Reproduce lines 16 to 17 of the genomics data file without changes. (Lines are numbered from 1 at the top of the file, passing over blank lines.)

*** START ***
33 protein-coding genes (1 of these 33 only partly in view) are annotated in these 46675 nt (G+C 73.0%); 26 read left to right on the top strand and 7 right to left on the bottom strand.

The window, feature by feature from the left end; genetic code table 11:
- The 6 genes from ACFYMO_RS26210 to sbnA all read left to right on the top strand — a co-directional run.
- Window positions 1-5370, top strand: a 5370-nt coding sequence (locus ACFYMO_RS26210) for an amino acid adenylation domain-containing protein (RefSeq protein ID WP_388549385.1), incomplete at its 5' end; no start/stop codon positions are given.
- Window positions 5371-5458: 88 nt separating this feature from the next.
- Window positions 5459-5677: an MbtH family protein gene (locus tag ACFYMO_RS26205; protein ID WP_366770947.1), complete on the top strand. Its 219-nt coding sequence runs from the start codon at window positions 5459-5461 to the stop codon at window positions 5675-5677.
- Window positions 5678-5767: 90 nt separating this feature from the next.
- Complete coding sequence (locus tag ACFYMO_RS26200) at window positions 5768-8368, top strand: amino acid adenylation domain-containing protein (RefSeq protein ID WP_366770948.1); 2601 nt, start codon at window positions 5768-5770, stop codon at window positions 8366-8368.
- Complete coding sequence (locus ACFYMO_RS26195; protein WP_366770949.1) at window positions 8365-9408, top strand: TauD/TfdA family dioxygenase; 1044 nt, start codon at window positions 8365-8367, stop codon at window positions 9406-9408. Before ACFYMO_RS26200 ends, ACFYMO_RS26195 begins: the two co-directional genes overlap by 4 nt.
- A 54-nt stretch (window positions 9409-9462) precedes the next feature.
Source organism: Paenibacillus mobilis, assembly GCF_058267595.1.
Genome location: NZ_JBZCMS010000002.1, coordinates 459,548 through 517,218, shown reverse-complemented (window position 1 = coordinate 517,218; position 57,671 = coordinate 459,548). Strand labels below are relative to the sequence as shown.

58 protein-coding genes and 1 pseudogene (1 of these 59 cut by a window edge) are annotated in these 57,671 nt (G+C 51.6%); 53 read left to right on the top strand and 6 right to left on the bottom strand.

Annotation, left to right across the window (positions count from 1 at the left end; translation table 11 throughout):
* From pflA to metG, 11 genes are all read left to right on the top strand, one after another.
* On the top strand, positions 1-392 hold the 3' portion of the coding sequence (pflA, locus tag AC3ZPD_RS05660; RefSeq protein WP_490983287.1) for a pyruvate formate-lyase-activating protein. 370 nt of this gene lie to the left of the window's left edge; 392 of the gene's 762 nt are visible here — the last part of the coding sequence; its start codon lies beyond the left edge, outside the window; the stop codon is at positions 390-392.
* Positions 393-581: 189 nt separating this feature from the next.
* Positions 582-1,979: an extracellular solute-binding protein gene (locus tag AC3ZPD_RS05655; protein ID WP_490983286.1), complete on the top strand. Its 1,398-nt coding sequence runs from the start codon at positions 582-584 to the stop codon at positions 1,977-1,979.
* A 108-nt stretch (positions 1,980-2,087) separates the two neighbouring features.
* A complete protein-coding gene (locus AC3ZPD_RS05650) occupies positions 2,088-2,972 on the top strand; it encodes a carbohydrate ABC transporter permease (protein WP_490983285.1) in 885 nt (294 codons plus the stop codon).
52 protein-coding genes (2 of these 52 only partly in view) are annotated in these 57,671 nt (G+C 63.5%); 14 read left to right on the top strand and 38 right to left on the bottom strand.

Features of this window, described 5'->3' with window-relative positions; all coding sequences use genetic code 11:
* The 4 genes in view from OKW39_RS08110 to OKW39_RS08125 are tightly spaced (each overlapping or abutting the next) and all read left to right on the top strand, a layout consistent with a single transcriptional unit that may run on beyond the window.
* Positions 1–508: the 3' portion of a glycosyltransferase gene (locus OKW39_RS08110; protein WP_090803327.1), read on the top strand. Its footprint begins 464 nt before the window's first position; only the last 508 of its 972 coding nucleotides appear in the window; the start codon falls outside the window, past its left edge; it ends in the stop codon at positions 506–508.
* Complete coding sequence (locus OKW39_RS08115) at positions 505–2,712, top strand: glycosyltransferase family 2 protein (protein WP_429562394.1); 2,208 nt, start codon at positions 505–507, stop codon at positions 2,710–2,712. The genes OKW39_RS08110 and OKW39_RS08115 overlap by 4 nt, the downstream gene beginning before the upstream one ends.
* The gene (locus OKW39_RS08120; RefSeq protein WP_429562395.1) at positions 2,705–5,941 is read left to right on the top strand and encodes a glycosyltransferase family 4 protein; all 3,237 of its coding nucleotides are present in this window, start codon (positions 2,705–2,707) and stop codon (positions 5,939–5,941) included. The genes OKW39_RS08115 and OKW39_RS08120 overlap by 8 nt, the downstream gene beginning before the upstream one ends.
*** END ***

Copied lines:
* On the top strand, positions 1-392 hold the 3' portion of the coding sequence (pflA, locus tag AC3ZPD_RS05660; RefSeq protein WP_490983287.1) for a pyruvate formate-lyase-activating protein. 370 nt of this gene lie to the left of the window's left edge; 392 of the gene's 762 nt are visible here — the last part of the coding sequence; its start codon lies beyond the left edge, outside the window; the stop codon is at positions 390-392.
* Positions 393-581: 189 nt separating this feature from the next.